Monday, January 18, 2021


Matthew Barney’s Redoubt reminds me of a quote from the documentary; Pretty As A Picture: The Art Of David Lynch where Jennifer Lynch describes her father’s process and work mentality...

For him the doing is the joy. Sure, the product is important but he's very inspiring to me because the act of creating is what he so cherishes. And I think that that makes everything and every day more important - Jennifer Lynch

Pretty As A Picture: The Art Of David Lynch

I’m not going to call Matthew Barney’s art “Lynchian” just because both he and David Lynch’s work could be described as “weird” or experimental (David Lynch did not invent “weird” or “experimental”), but they do approach their work in a similar hands-on/physical fashion. David Lynch is getting up there in age now but a lot of his older film work required him to get his hands dirty. You can call Lynch weird and/or artsy all you want but he knows just as much about power tools as the average “manly man”. Rarely do you find David Lynch mentioned alongside the likes of a Bob Villa, but he is a tool enthusiast. I know I’m being stereotypical with gender roles but it’s the only way I know how to get my point across. And David Lynch does come from that old school Norman Rockwell era of Americana. It’s quietly emphasized in a lot of his work.

Not only did Lynch build some of the furniture in his films by hand, but the clanking metal noises and droning factory sounds that provide the sonic backdrop for half of his movies gives his cinematic universe an industrial feel...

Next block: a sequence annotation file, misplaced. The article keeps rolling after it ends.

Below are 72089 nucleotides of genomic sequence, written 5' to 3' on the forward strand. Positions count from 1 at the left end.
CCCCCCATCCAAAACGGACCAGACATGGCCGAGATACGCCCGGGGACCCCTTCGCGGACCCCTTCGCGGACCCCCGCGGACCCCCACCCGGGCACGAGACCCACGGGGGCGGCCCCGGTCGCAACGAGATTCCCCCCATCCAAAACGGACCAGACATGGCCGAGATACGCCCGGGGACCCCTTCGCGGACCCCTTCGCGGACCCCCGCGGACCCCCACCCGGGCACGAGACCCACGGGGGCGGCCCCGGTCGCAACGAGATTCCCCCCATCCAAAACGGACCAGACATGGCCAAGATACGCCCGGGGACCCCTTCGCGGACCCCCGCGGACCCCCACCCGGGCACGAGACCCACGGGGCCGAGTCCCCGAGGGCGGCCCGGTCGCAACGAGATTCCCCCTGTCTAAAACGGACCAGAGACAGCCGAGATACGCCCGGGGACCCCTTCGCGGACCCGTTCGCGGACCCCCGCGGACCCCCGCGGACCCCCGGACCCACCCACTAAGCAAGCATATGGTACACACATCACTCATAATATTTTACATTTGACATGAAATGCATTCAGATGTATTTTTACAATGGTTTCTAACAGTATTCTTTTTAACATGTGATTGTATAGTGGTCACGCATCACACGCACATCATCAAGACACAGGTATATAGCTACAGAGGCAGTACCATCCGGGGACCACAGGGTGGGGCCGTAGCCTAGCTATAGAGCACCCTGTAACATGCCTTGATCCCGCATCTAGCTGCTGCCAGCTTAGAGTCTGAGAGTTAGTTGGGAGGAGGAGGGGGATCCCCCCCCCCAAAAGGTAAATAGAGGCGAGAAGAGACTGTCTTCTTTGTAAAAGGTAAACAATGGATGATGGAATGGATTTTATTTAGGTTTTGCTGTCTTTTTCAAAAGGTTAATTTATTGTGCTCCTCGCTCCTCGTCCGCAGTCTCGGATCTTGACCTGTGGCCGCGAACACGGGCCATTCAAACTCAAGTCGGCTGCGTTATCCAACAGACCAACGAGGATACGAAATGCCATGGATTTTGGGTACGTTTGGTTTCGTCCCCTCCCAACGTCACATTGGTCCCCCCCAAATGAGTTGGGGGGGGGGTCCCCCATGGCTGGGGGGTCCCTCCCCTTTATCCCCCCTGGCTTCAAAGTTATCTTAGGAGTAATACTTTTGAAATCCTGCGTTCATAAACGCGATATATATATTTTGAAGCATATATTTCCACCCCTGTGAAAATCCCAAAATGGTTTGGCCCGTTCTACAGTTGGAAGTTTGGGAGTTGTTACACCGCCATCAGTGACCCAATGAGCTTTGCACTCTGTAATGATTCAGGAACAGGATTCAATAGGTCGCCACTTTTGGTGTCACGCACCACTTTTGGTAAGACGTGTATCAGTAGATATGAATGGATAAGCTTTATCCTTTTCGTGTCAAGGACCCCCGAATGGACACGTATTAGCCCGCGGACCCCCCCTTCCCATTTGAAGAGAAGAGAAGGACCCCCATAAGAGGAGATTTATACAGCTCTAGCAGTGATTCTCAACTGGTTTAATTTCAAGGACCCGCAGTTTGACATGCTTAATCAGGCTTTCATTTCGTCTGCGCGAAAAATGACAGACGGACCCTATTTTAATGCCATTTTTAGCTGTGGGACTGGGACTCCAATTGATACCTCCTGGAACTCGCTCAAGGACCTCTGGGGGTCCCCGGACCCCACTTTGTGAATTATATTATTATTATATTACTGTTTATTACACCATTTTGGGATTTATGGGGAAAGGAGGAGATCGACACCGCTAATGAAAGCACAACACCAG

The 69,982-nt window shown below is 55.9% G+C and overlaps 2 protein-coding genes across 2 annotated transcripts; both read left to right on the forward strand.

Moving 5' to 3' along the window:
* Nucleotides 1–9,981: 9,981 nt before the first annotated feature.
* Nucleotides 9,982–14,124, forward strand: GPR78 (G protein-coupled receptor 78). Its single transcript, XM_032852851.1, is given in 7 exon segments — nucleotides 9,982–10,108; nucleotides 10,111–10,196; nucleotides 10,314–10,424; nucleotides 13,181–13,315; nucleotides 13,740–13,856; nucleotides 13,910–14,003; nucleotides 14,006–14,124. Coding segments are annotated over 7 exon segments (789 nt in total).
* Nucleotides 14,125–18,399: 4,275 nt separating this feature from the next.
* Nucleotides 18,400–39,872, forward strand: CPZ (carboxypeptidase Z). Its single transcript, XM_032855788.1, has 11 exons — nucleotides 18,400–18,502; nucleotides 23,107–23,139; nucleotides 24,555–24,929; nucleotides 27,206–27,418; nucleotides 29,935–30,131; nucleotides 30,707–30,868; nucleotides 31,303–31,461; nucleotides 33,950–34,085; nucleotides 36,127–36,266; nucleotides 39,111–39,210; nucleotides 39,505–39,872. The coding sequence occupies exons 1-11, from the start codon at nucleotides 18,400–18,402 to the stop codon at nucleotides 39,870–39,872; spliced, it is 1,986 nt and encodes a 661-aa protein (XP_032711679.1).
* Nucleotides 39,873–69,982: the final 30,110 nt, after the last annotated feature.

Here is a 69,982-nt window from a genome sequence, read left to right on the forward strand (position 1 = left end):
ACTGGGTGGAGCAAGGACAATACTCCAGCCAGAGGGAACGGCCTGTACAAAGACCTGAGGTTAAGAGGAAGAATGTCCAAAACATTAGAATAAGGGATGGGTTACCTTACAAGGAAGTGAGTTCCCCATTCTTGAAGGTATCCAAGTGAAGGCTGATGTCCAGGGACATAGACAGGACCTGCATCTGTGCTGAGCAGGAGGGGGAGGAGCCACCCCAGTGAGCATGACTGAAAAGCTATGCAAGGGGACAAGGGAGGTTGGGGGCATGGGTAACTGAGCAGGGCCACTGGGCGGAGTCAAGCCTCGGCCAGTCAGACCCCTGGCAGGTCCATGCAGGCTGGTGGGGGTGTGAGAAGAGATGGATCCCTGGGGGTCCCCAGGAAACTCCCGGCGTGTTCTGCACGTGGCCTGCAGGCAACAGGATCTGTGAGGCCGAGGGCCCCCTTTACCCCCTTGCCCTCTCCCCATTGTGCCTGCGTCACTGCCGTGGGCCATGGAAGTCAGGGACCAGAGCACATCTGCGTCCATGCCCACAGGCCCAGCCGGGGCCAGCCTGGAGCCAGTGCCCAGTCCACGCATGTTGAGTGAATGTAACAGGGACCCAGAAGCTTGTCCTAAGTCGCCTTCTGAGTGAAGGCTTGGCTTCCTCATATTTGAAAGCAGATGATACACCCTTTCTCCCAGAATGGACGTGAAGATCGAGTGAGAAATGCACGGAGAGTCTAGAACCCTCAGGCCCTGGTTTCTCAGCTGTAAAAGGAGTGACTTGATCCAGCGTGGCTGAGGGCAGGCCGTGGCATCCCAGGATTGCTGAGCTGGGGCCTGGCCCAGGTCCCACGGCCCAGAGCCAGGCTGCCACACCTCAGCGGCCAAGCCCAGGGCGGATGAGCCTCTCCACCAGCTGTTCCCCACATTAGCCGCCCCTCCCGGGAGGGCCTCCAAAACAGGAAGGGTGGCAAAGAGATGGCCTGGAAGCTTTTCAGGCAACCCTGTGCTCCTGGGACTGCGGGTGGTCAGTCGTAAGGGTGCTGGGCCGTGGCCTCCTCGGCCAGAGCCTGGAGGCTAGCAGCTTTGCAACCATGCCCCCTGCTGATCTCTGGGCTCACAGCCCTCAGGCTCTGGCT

Twin Peaks


Blue Velvet

David Lynch also doesn’t like to discuss what his movies are “about”. I’ve witnessed him firsthand be evasive towards questions about the plots to his movies at many Q&As. He’d rather talk about the camera he used to shoot certain scenes in Inland Empire or the experiments he did with plaster to create the early prosthetics for the Elephant Man costumes.

The same could be said about Matthew Barney. Often times when asked what his films are “about” he gives a very basic & vague answer yet will talk forever about the specific brand of jelly he used coat one of his sculptures or set pieces. Like David Lynch, you can label Barney’s work as silly artsy shit, but Matthew Barney knows his way around a circular saw and could probably dominate the average human being in most physical activities.

While Redoubt is incredibly abstract and can be interpreted in many different ways (there’s really no “wrong” or "right" way to view, write about or critique this film), at the end of the day it’s about the creative process. The creative process of what? The creative process is a broad, vast and vague term. There’s a creative process to just about anything and Redoubt explores that. The film, which doesn’t feature much direct dialogue, shows everyone from interpretive dancers & experimental multi-media artists, to marksmen & hikers/outdoor survivalists. There’s a creative process to all of those things.
The beauty of the creative process doesn’t just apply to "arts" (and perhaps what the average person considers to be an "art" is limited). It all comes down to working out ideas and the reward that can come with it even if you don’t reach a final concrete answer. Remember in school when you’re teacher would emphasize showing your work on a science or math test? You might not get to the final or correct answer but, depending on the teacher, you’d still get a couple of points on the test just for showing your work.